Journal of Minimally Invasive Surgery 2020; 23(1): 49-51
Double Cystic Artery Originating in a Right and a Segment IV Hepatic Artery: A Case Report
Moon Jin Kim, M.D., Young Chul Yoon, M.D., Ph.D.
Department of Surgery, Incheon St. Mary’s Hospital, The Catholic University of Korea, Incheon, Korea
Correspondence to: Young Chul Yoon Department of Surgery, Incheon St. Mary’s Hospital, The Catholic University of Korea, 56 Dongsu-ro, Bupyung-gu, Incheon 21431, Korea Tel: +82-32-280-5862 Fax: +82-32-280-5988 E-mail: ORCID:
Received: April 29, 2019; Revised: May 18, 2019; Accepted: June 18, 2019; Published online: March 15, 2020.
© Journal of Minimally Invasive Surgery. All rights reserved.

cc This is an Open Access article distributed under the terms of the Creative Commons Attribution Non-Commercial License ( which permits unrestricted non-commercial use, distribution, and reproduction in any medium, provided the original work is properly cited.
Anatomical variation of the cystic artery (CA) is frequently observed. However, a CA originating in a segment IV hepatic artery (HA) has been rarely reported. We report double CA originating in a right segment IV HA detected during laparoscopic cholecystectomy (LC). A 67-year-old man underwent LC for symptomatic gallstones. We ligated and divided the cystic duct initially, and performed a procedure similar to the management of CA in the hepatobiliary triangle. In contrast to the other cases, the falciform ligament was attached to gallbladder. Severe arterial bleeding was observed during the dissection. We dissected the bleeding site and found another CA for ligation. A preoperative abdominal computed tomography (CT) scan confirmed a CA originating from a segment IV HA. The patient was discharged without any events the next day. In conclusion, we report a CA originating in segment IV HA. A falciform ligament attached to gallbladder suggests the unusual CA.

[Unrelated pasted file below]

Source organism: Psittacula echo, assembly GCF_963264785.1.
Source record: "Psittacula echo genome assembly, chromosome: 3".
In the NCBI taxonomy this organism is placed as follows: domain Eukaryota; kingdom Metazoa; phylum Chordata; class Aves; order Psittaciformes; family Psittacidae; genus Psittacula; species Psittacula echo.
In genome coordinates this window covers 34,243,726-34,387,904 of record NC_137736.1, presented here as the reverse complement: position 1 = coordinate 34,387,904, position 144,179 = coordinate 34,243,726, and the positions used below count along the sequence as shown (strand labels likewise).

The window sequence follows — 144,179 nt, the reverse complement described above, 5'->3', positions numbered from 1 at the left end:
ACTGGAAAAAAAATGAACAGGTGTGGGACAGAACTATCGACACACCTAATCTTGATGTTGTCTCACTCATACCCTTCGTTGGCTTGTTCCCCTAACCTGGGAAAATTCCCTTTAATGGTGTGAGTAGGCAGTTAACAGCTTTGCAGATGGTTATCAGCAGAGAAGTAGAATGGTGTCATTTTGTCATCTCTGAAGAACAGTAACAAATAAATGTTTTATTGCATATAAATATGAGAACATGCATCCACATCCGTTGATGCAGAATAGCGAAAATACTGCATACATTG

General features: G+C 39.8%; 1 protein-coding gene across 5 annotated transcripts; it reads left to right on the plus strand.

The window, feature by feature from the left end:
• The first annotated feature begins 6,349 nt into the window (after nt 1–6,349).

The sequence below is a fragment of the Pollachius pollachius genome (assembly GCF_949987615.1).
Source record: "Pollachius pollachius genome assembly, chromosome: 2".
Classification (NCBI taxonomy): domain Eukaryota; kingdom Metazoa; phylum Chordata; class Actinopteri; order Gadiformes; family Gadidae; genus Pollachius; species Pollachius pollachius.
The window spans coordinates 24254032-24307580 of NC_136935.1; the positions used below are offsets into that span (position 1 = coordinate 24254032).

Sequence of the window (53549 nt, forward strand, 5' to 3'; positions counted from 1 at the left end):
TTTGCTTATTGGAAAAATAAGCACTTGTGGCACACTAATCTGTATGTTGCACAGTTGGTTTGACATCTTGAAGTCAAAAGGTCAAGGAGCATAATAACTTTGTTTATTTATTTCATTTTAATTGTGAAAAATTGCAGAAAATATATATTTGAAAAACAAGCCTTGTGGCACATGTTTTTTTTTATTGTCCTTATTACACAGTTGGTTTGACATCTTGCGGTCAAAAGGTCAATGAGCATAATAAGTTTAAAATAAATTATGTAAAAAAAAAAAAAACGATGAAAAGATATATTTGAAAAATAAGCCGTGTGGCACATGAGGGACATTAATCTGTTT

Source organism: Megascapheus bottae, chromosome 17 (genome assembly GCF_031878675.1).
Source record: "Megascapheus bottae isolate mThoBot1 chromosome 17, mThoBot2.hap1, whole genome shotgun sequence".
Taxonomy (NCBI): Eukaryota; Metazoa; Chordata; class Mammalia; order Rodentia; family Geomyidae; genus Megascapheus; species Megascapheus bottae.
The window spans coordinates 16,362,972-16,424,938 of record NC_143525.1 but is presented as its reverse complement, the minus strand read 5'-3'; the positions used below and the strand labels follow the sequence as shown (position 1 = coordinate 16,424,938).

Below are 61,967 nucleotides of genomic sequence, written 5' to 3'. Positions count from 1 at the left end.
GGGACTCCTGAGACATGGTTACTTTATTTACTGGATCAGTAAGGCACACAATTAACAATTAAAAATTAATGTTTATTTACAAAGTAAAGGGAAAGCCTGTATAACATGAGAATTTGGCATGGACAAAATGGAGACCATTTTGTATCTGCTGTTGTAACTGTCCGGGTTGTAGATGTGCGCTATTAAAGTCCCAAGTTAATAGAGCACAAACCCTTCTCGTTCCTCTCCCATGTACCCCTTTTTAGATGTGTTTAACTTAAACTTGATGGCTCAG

Keywords: Cystic artery, Anatomic variation, Cholecystectomy

In laparoscopic cholecystectomy (LC), surgeons cannot detect the pulse of arterial blood vessels during the surgery. Therefore, it is important to understand the anatomy of blood vessels before and during the operation. Despite variations in the cystic artery (CA), its location in the hepatobiliary triangle (known as the Calot’s triangle) during surgery is not considered a serious challenge. However, the origin of the CA in an unusual site during surgery may confuse the surgeon. To the best of my knowledge, only 2 cases of CA originating in the segment IV hepatic artery (HA) have been published.1 However, this article did not provide any evidence of CA originated in the segment IV HA. Therefore, we report a CA originating in the segment IV HA with evidence confirming bleeding from an unusual site during surgery.


A 67-year-old man underwent LC with symptomatic gallstones. No abnormal findings were detected in the abdominal cavity except for the falciform ligament attached to the gallbladder (Fig. 1A). As usual, we ligated and divided the cystic duct similar to the procedure used to manage CA (Fig. 1B). Arterial bleeding was observed during the dissection of the falciform ligament from the gallbladder (Fig. 1C). We identified and located another CA from the bleeding site (Fig. 1D). Following the surgery, we reviewed the findings from preoperative abdominal computed tomography and found two CA, including one originating in the right HA and another in the segment IV HA (Fig. 2). The patient was discharged the day after surgery without any adverse events.